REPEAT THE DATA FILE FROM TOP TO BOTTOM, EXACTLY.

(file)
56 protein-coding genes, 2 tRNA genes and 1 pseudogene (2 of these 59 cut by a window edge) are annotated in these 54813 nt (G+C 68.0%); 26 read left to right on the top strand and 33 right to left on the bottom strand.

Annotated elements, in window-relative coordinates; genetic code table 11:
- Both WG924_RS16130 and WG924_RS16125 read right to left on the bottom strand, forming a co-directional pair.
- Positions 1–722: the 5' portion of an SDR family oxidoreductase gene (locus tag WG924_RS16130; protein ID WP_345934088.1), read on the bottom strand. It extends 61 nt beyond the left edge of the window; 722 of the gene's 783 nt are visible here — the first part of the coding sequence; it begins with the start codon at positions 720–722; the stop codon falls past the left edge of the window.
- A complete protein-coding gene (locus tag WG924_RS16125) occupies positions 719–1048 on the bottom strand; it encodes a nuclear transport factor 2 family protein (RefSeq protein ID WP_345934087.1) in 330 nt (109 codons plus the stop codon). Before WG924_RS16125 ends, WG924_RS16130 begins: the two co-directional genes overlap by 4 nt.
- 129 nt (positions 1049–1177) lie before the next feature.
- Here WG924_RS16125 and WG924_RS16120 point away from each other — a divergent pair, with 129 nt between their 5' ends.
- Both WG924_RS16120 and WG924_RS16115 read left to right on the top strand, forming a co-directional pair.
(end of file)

56 protein-coding genes, 2 tRNA genes and 1 pseudogene (2 of these 59 cut by a window edge) are annotated in these 54813 nt (G+C 68.0%); 26 read left to right on the top strand and 33 right to left on the bottom strand.

Annotated elements, in window-relative coordinates; genetic code table 11:
- Both WG924_RS16130 and WG924_RS16125 read right to left on the bottom strand, forming a co-directional pair.
- Positions 1–722: the 5' portion of an SDR family oxidoreductase gene (locus tag WG924_RS16130; protein ID WP_345934088.1), read on the bottom strand. It extends 61 nt beyond the left edge of the window; 722 of the gene's 783 nt are visible here — the first part of the coding sequence; it begins with the start codon at positions 720–722; the stop codon falls past the left edge of the window.
- A complete protein-coding gene (locus tag WG924_RS16125) occupies positions 719–1048 on the bottom strand; it encodes a nuclear transport factor 2 family protein (RefSeq protein ID WP_345934087.1) in 330 nt (109 codons plus the stop codon). Before WG924_RS16125 ends, WG924_RS16130 begins: the two co-directional genes overlap by 4 nt.
- 129 nt (positions 1049–1177) lie before the next feature.
- Here WG924_RS16125 and WG924_RS16120 point away from each other — a divergent pair, with 129 nt between their 5' ends.
- Both WG924_RS16120 and WG924_RS16115 read left to right on the top strand, forming a co-directional pair.